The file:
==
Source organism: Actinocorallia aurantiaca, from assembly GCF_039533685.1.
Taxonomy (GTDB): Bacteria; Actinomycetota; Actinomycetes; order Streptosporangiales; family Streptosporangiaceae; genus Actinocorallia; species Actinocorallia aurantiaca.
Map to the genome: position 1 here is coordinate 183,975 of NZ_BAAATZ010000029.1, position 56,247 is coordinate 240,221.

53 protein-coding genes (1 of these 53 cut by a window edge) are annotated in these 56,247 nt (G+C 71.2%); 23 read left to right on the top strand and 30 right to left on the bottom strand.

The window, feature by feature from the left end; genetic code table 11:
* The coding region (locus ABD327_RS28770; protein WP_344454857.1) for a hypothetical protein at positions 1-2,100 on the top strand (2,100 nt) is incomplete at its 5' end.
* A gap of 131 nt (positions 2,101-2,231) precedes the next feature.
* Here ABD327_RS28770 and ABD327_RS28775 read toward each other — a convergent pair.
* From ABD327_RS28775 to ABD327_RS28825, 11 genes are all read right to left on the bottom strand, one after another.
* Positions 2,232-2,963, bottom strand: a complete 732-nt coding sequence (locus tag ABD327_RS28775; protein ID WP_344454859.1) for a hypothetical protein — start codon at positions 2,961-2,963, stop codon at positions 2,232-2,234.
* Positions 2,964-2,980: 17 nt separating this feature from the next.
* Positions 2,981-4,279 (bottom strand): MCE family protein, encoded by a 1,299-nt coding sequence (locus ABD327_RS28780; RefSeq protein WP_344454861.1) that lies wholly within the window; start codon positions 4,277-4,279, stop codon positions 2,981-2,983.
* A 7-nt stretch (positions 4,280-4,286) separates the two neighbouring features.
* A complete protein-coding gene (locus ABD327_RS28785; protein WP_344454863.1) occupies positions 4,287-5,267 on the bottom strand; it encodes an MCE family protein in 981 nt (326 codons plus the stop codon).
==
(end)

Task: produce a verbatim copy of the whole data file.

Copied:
Source organism: Actinocorallia aurantiaca, from assembly GCF_039533685.1.
Taxonomy (GTDB): Bacteria; Actinomycetota; Actinomycetes; order Streptosporangiales; family Streptosporangiaceae; genus Actinocorallia; species Actinocorallia aurantiaca.
Map to the genome: position 1 here is coordinate 183,975 of NZ_BAAATZ010000029.1, position 56,247 is coordinate 240,221.

53 protein-coding genes (1 of these 53 cut by a window edge) are annotated in these 56,247 nt (G+C 71.2%); 23 read left to right on the top strand and 30 right to left on the bottom strand.

The window, feature by feature from the left end; genetic code table 11:
* The coding region (locus ABD327_RS28770; protein WP_344454857.1) for a hypothetical protein at positions 1-2,100 on the top strand (2,100 nt) is incomplete at its 5' end.
* A gap of 131 nt (positions 2,101-2,231) precedes the next feature.
* Here ABD327_RS28770 and ABD327_RS28775 read toward each other — a convergent pair.
* From ABD327_RS28775 to ABD327_RS28825, 11 genes are all read right to left on the bottom strand, one after another.
* Positions 2,232-2,963, bottom strand: a complete 732-nt coding sequence (locus tag ABD327_RS28775; protein ID WP_344454859.1) for a hypothetical protein — start codon at positions 2,961-2,963, stop codon at positions 2,232-2,234.
* Positions 2,964-2,980: 17 nt separating this feature from the next.
* Positions 2,981-4,279 (bottom strand): MCE family protein, encoded by a 1,299-nt coding sequence (locus ABD327_RS28780; RefSeq protein WP_344454861.1) that lies wholly within the window; start codon positions 4,277-4,279, stop codon positions 2,981-2,983.
* A 7-nt stretch (positions 4,280-4,286) separates the two neighbouring features.
* A complete protein-coding gene (locus ABD327_RS28785; protein WP_344454863.1) occupies positions 4,287-5,267 on the bottom strand; it encodes an MCE family protein in 981 nt (326 codons plus the stop codon).